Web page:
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Treatments for CFS/ME aim to help relieve your symptoms.

Your treatment will be tailored to your symptoms. Early diagnosis, taking medicine to control certain symptoms, and making lifestyle changes can all help.

CFS/ME can last a long time, but most people's symptoms will improve with time.

Some people make a full recovery and can return to their previous activities. Others continue to have symptoms or periods when their symptoms get worse.


New guidelines on CFS/ME are currently being developed by NICE. The draft guidelines suggest structured exercise programmes, such as graded exercise therapy (GET) will no longer be recommended to treat CFS/ME.

Once the full guidelines are published we'll update this page to reflect any changes.

Read more information about the draft guidance from NICE.

There's no single way of managing CFS/ME that works for everyone, but there are a number of treatment options.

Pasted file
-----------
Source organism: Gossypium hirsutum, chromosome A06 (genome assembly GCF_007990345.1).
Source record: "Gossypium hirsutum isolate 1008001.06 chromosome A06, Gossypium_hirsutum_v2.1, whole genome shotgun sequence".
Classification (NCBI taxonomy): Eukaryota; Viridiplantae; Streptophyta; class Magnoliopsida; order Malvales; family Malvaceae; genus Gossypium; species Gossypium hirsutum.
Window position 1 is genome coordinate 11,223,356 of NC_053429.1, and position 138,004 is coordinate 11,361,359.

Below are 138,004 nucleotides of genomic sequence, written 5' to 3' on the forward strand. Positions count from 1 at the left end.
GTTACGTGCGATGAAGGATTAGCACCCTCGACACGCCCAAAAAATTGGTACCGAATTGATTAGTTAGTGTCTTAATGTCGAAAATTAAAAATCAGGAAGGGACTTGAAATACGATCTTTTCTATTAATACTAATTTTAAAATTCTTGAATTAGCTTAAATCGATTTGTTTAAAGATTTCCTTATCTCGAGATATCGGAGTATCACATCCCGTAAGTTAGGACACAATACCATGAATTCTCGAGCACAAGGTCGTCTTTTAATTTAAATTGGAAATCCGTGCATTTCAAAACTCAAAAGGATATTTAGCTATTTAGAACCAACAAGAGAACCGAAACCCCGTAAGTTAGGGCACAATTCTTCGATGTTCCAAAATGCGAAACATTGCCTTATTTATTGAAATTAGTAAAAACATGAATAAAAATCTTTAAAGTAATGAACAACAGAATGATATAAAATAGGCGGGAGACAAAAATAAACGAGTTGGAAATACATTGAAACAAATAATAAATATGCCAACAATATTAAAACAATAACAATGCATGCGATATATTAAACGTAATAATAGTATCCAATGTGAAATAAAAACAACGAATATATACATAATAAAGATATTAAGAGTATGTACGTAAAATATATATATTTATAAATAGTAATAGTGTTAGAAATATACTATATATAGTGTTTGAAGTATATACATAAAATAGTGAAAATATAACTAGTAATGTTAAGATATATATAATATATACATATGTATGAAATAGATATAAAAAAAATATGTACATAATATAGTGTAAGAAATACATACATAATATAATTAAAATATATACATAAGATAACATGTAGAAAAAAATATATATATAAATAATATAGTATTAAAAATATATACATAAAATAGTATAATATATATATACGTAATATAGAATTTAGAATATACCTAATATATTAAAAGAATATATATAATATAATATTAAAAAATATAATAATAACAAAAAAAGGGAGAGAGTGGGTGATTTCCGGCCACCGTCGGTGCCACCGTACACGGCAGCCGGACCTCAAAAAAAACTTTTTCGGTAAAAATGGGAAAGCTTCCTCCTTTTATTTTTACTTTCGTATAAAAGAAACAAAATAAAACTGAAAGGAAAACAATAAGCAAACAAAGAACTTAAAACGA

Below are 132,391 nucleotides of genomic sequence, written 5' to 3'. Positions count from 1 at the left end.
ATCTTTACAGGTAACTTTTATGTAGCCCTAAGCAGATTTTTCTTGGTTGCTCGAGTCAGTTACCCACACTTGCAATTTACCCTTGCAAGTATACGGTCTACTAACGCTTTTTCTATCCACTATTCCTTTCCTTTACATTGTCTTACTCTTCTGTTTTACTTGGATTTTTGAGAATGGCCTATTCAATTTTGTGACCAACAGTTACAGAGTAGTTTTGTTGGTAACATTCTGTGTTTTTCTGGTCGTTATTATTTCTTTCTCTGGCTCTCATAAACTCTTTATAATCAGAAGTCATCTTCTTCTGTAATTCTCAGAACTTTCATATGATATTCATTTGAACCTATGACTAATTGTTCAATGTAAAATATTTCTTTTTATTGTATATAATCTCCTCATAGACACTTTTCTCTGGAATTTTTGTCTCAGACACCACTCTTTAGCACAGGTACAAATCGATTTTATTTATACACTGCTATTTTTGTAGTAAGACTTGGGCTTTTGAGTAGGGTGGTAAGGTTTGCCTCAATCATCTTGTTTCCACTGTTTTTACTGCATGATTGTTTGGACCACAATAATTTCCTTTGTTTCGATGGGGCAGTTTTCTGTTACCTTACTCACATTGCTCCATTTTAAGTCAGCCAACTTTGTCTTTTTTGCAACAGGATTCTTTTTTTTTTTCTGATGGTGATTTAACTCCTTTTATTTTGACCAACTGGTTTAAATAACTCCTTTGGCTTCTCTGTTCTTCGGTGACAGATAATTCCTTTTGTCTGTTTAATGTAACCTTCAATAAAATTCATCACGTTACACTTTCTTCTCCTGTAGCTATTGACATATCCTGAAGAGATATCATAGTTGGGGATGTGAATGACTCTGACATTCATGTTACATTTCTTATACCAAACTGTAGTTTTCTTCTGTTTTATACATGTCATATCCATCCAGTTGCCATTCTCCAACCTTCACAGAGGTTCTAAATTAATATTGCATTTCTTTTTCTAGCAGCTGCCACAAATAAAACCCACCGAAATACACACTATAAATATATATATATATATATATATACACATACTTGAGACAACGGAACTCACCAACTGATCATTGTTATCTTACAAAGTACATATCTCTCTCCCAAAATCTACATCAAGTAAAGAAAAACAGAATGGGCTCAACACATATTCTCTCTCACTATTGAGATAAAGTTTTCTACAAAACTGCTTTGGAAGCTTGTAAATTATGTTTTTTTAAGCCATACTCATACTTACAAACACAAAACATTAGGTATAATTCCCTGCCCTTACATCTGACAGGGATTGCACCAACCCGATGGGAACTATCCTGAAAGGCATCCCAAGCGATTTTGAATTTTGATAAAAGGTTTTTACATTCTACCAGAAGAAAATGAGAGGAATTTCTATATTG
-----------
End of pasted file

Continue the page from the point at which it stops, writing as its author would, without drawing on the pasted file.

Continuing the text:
The National Institute for Health and Care Excellence (NICE) says you should be offered a treatment plan tailored to your symptoms.

Your doctor should discuss all of the options with you, and explain the benefits and risks of any treatment.

They should work with you to develop a treatment plan that suits you and takes into account your circumstances and preferences.

You may need advice about making lifestyle changes, specialist treatments, or a combination of both.

If your symptoms are severe, your doctor should ask a specialist for advice.

Your treatment plan should be reviewed regularly.

There are a number of specialist treatments for CFS/ME.

Cognitive behavioural therapy (CBT)

If you have mild or moderate CFS/ME, you should be offered cognitive behavioural therapy (CBT).

CBT is a talking treatment that can help you manage CFS/ME by changing the way you think and behave.

It can help you to:

  • accept your diagnosis
  • feel more in control of your symptoms
  • challenge feelings that could prevent your symptoms improving
  • gain a better understanding of how your behaviour can affect the condition

Your CBT therapist will ideally have experience of dealing with CFS/ME and treatment will be offered on a 1-to-1 basis.

Using CBT does not mean CFS/ME is considered to be a psychological condition. It's used to treat a variety of long-term conditions.

Graded exercise therapy (GET)

Graded exercise therapy (GET) is a structured exercise programme that aims to gradually increase how long you can carry out a physical activity.